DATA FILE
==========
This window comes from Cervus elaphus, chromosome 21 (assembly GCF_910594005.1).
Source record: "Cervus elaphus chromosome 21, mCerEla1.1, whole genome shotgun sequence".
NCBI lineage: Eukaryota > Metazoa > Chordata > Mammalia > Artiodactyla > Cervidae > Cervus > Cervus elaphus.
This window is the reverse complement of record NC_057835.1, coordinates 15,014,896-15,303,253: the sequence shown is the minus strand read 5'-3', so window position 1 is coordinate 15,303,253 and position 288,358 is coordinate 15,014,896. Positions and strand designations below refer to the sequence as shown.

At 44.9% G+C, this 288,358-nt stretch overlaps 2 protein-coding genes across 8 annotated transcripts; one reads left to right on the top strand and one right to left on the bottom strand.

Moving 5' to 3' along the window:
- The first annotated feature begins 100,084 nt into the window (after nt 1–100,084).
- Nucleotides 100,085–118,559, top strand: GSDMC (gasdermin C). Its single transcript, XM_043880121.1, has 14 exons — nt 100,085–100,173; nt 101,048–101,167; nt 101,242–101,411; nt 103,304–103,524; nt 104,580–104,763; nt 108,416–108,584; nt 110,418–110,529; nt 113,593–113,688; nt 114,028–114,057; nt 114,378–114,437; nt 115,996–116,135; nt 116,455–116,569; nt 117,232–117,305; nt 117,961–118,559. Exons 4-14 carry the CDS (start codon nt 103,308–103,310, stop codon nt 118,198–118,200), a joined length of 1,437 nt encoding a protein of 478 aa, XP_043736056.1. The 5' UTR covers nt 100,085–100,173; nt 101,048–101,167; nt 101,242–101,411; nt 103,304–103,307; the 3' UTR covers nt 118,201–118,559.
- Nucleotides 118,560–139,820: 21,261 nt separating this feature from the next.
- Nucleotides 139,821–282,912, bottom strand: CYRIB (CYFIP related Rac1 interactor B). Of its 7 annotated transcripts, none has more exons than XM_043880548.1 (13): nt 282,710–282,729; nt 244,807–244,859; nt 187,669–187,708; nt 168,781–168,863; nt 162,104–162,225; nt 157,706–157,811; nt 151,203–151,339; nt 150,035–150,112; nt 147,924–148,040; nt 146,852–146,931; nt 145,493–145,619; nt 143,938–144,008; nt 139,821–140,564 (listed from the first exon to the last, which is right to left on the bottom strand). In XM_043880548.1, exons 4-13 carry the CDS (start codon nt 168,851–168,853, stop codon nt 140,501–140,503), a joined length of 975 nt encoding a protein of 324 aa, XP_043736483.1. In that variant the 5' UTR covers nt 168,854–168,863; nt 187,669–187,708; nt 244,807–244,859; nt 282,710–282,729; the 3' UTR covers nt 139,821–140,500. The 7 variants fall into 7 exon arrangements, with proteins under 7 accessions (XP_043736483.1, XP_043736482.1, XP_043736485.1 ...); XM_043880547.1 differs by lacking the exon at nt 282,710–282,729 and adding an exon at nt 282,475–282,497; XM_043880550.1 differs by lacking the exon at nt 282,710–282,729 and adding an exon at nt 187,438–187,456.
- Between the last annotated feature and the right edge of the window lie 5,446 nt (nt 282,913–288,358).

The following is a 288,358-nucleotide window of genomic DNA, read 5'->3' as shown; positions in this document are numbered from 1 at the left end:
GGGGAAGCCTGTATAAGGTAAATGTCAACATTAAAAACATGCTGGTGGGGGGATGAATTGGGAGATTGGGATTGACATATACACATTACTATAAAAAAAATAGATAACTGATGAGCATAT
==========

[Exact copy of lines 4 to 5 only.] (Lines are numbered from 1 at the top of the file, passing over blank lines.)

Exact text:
This window is the reverse complement of record NC_057835.1, coordinates 15,014,896-15,303,253: the sequence shown is the minus strand read 5'-3', so window position 1 is coordinate 15,303,253 and position 288,358 is coordinate 15,014,896. Positions and strand designations below refer to the sequence as shown.

At 44.9% G+C, this 288,358-nt stretch overlaps 2 protein-coding genes across 8 annotated transcripts; one reads left to right on the top strand and one right to left on the bottom strand.